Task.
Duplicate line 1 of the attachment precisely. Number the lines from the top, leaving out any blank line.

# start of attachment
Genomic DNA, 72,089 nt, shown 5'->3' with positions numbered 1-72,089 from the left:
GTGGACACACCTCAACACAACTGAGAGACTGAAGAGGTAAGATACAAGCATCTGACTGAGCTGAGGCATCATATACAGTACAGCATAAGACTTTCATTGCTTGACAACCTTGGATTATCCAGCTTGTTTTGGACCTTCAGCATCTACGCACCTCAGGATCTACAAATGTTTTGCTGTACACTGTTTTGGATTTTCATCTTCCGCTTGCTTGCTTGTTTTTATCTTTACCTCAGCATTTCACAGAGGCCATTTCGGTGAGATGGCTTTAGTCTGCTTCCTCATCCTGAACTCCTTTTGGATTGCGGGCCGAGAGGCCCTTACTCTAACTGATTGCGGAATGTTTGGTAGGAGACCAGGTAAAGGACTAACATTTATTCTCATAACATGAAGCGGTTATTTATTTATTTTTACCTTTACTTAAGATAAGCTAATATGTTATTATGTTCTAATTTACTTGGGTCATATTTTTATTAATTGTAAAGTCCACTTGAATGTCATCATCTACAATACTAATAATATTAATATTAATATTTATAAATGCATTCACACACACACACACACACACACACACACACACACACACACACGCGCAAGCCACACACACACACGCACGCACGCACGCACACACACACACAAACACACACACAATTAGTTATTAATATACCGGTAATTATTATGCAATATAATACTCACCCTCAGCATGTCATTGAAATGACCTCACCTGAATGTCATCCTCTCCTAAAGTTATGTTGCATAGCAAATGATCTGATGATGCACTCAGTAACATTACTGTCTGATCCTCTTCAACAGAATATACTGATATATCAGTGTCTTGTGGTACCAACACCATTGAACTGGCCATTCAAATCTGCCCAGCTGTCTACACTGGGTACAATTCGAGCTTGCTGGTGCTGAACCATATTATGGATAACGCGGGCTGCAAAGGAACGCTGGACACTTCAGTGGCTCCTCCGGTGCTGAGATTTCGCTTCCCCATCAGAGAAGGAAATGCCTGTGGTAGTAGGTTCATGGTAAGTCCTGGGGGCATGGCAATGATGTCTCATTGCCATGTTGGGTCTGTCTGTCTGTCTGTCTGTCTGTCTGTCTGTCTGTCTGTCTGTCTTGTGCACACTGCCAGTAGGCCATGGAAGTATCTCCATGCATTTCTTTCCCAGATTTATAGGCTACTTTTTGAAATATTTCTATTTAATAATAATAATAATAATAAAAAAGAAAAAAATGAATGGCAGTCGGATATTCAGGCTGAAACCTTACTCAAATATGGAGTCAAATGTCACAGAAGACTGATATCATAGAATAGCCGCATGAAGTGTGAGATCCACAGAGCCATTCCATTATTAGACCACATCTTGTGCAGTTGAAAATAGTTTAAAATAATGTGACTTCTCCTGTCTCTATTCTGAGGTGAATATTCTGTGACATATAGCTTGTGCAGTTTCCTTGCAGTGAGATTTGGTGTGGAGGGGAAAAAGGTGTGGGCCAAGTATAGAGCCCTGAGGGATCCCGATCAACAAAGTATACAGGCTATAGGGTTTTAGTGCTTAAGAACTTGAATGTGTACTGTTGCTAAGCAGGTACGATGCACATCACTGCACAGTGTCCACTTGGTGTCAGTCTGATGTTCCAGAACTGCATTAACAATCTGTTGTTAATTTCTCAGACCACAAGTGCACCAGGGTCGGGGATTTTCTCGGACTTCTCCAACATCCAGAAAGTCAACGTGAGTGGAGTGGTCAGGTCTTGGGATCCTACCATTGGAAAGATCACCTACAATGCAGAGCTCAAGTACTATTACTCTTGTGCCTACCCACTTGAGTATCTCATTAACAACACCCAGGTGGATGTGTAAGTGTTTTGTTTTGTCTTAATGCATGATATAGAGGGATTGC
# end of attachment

Genomic DNA, 72,089 nt, shown 5'->3' with positions numbered 1-72,089 from the left: